The E&P Industry Post Covid-19
At the time of writing there are more cars on the road than for many a week and most of them still run on petrol. Lockdown, it seems, is finally being eased in different parts of the world and for the moment at least the oil price has responded positively. From a low of $20 a barrel – not to mention the negative territory of paying for storage – the Brent oil price has risen back up to over $30 and big oil can at least break even.
So where do we go from here? One bright spot is that in contrast to governments around the world who failed to stockpile enough PPE for dealing with the virus, oil companies are for the most part more streamlined, downturn-prepared beasts than they were just a few years back. Even in the North Sea, for example, the slump before this one in 2014 brought the bare break-even price for a project down from over $30 a barrel to just $15. We are not talking about Saudi Arabia here, but most oil companies have just about been able to hold their own.
One problem though, as we enter another round of slimming and trimming, is the nature of oil and its associated infrastructure as a physical asset. Not only is it a physical challenge to shut down and re-open a well but there is also the question of which wells should close in the bad times and what is the cost of closure versus the cost of keeping a well open when the price is low. In the US, for example, low volume onshore wells, known as stripper wells, are the first candidates for shut-in. The cost of shutting down one of these wells ranges between $20,000 and $40,000 a well and even when the price of oil falls below the cash break-even price it can still be cheaper to keep the loss-making well ticking over for some time rather than close it.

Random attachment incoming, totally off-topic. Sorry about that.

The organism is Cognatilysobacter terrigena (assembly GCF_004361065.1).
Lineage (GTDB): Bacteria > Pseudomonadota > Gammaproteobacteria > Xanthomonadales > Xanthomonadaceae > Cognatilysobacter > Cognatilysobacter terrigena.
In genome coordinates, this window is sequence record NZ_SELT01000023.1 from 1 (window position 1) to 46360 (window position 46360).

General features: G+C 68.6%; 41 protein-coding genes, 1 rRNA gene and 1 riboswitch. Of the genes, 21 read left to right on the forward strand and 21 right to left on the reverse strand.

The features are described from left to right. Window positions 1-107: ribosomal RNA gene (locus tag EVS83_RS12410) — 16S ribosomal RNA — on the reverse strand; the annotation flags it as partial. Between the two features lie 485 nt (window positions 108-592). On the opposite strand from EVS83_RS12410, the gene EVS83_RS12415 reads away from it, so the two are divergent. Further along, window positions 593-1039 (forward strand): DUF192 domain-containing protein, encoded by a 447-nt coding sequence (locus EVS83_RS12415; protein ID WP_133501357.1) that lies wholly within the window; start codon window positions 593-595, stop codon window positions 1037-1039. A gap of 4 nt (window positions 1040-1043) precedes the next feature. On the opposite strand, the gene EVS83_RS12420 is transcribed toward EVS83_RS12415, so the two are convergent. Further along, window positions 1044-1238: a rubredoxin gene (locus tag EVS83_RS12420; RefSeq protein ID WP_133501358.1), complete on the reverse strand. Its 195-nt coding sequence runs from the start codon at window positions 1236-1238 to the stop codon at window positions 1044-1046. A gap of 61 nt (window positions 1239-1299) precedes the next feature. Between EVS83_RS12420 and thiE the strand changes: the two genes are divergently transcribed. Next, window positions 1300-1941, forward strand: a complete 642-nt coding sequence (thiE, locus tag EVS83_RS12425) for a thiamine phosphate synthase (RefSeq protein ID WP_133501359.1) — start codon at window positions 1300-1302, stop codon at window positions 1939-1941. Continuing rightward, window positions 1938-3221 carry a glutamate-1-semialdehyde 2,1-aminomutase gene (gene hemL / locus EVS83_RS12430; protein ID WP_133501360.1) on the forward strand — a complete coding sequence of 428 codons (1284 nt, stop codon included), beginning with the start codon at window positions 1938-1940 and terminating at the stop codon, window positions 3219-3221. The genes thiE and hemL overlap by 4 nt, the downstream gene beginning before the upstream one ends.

Like so many of us in these lockdown days it seems that OPEC+ oil ministers got together via Zoom (what else!?) over Easter to agree their latest 10 MMbpd production cut. If Russian and others keep the faith and lockdown does indeed come to end with, who knows, a viable vaccine that much closer, we could be in for a more sustainable oil recovery. Jobs are going, dividends are being cut and all but the juiciest projects, for the moment at least, could find themselves on the backburner.
No pain, no gain, may well be the mantra, once more.
Articles from GEO ExPro's FlowBack Column
Recent articles written for GEO ExPro's FlowBack Column by oil and gas industry writer, Nick Cottam.
The Africa Factor: Africa's Cleaner Energy Mix
While oil will continue to have a role in Africa for the foreseeable future, both in production and consumption, natural gas can and should have a bright future as part of Africa's cleaner energy mix.
This article appeared in Vol. 17, No. 1 - 2020
A Chance for the Oil & Gas Industry to Regroup
Covid-19 is having an huge impact across many industries, including the oil, gas and energy sector – but are there any positives to the situation
This article appeared in Vol. 17, No. 2 - 2020